Spotlight

Bob Mould Strums The 'Body' Electric

Bob Mould is once again performing hard-core electric versions of Husker Du and Sugar songs.
Bob Mould is once again performing hard-core electric versions of Husker Du and Sugar songs. (Nasty Little Man)
By Richard Harrington
Washington Post Staff Writer
Friday, October 7, 2005

BOB MOULD'S new album, "Body of Song," has garnered increased attention because it features him serving up rock guitar and loud music for the first time in seven years. During that time, the frequently frenetic frontman of hard-core punk pioneers Husker Du and grungy power pop trio Sugar seemed much more interested in pursuing the danceable pulse of electronic music.

Now, in his first band tour since 1998's Last Dog and Pony Show -- that tour name implying Mould was retiring his rock persona -- he's showcasing songs from his entire career, the first time he has ever done that with a full band.

Maybe Mould should call this tour "Body of Work."

Certainly, fans wanted to hear the older songs, and Mould revisited some in his solo concerts. But his latter bands always focused on current material, and Mould specifically refused to dip into the Du bag, mostly because of bad memories relating to that band's breakup and his fractious relationship with drummer Grant Hart, Du's other principal songwriter.

"It's a big deal to some people," says the now-Washington-based Mould, acknowledging hard-core fans' reaction to his willingness to revisit the past. "To me, it's just that I'm getting comfortable with my legacy. The fact is, I don't hold the electric guitar-bass-drum version of Husker Du stuff sacred anymore because there's no good reason to -- they're just my songs.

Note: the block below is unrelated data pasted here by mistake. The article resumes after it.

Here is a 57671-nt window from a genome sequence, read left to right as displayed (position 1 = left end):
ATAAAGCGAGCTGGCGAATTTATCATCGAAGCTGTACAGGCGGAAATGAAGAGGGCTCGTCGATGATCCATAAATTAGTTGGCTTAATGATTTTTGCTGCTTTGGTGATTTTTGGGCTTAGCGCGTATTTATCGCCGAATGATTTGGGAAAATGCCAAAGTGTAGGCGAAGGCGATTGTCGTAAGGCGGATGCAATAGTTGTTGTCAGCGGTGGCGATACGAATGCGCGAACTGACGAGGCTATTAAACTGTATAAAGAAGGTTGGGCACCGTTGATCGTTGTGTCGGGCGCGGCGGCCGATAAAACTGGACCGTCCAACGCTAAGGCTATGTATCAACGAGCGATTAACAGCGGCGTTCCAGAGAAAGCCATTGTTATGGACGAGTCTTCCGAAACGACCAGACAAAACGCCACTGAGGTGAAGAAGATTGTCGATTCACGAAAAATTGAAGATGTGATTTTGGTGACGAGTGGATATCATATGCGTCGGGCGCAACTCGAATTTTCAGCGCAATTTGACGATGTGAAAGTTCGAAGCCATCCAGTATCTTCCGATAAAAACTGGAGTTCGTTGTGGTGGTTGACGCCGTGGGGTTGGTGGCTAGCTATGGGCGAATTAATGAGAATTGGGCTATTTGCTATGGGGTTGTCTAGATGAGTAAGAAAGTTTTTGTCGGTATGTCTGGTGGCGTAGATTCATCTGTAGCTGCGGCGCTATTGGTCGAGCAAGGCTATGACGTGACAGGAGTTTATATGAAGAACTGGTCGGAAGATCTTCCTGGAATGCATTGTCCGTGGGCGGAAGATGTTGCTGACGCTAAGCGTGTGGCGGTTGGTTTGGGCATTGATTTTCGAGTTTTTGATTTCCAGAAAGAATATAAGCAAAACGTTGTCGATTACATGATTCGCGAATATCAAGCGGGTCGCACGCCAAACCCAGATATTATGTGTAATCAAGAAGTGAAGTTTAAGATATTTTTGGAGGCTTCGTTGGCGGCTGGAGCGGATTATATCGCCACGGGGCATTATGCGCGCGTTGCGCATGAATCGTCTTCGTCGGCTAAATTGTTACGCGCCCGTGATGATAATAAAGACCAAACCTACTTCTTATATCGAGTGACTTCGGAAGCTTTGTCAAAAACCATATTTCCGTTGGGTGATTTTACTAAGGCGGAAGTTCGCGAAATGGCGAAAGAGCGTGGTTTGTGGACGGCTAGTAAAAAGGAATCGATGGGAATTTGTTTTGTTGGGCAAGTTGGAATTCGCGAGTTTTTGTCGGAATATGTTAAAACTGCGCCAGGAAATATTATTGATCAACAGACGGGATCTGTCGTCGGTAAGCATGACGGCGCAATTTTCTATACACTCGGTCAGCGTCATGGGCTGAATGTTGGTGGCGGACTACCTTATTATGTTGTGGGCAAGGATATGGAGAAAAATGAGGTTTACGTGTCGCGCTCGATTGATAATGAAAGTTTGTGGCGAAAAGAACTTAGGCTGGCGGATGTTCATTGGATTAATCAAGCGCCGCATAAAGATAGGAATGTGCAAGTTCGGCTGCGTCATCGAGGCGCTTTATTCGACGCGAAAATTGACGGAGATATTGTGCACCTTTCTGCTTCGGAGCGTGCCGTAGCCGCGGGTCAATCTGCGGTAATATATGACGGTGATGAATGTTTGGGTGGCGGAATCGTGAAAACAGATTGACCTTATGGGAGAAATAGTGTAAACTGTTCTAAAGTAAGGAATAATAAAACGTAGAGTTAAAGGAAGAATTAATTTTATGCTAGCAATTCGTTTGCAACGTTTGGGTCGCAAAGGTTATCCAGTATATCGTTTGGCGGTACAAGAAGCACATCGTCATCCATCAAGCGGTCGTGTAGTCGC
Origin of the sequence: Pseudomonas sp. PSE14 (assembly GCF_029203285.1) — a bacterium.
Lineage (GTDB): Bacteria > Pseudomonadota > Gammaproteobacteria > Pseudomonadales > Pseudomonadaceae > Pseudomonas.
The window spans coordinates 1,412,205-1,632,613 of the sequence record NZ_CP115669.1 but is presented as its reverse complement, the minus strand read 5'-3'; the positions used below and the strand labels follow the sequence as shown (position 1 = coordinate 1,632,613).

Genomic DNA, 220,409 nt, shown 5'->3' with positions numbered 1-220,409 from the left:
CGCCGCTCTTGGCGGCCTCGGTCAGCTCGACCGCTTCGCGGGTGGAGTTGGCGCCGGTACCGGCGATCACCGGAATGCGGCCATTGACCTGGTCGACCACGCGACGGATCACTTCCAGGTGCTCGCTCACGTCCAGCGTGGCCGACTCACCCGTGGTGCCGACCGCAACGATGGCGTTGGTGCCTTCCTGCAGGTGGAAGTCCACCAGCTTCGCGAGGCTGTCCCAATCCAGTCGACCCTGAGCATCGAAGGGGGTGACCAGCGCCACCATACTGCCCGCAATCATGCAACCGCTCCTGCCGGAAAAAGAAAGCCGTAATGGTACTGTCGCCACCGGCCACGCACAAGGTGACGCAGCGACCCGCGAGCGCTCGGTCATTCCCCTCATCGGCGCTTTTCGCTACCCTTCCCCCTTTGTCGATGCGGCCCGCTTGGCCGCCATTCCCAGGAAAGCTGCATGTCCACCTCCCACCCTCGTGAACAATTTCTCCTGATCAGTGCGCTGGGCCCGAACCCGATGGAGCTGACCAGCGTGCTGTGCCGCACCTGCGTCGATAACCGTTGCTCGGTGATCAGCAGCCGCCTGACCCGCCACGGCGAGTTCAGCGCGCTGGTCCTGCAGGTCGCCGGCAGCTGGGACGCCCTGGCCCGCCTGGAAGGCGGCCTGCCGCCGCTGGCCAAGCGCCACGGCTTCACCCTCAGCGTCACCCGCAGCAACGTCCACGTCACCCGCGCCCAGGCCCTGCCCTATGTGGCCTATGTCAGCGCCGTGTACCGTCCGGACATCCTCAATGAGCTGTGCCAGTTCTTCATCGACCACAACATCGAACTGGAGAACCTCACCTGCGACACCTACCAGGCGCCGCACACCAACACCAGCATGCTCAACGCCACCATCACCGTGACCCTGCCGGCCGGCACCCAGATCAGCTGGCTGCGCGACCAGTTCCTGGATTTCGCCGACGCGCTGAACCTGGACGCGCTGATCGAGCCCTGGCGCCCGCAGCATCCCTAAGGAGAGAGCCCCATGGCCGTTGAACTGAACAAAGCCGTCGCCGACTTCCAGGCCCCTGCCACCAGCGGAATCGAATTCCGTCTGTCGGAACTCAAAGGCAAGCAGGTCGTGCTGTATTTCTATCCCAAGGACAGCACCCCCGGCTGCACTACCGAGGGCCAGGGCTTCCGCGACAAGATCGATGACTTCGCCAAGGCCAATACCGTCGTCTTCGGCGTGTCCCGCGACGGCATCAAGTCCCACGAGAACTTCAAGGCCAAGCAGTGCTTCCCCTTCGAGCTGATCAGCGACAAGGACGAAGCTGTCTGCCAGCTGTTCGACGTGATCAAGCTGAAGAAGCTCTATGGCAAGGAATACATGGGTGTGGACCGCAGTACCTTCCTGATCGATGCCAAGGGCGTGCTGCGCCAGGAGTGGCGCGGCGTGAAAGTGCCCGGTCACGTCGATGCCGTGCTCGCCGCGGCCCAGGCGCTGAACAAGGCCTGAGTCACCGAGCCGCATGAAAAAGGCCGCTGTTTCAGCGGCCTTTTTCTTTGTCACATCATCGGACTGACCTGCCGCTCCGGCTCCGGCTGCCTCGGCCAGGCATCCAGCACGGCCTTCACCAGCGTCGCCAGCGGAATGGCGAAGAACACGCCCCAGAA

"And they sound so much better with Brendan playing drums," he adds, referring to Brendan Canty of on-hiatus Fugazi.

Which sounds suspiciously like a dig at Hart.

"It's not mean if it's true," Mould says evenly.

Mould has known Canty for years. After all, both Husker Du and Fugazi are charter members of the Iconic American Punk Band Club. In fact, Mould notes wryly, "there's a few promoters out there who are taking advantage of the lineup in their advertising, which makes it look like we're an '80s hair band! People should know better."

But, Mould adds, he didn't get to know Canty personally until he moved to Washington three years ago. They first collaborated last year on the film "Burn to Shine," Canty producing and Christopher Green directing Mould in a solo performance of Sugar's "Hoover Dam" in a Bethesda house that was then burned down (all on the up-and-up: It was a training exercise for the county fire department).

When Mould decided to put a band together, Canty was an obvious choice, though the drummer had to do some serious iPod listening to familiarize himself with those Husker Du and Sugar oldies. Mould insists Canty "knows the essence of it, he just needed to get the structure down."

Although Mould is reconnecting to band versions of his Husker Du material, don't expect that band to reunite in the manner of such similarly contentious '80s groups as the Pixies and Dinosaur Jr. Though it was named after a classic Danish matching and memory board game -- Husker Du means "do you remember?" -- Mould seems intent on forgetting since the Minneapolis band's breakup in 1988. He and Hart had no contact for 17 years before sharing a stage last October at a benefit for Karl Mueller, the bassist for Soul Asylum, one of numerous Minnesota indie bands influenced by the Huskers. (Mueller died of cancer in June.) They performed two Husker Du songs -- the Hart-penned "Never Talking to You Again" from "Zen Arcade," and Mould's "Hardly Getting Over It" from "Candy Apple Grey" -- and those titles proved ironically accurate.


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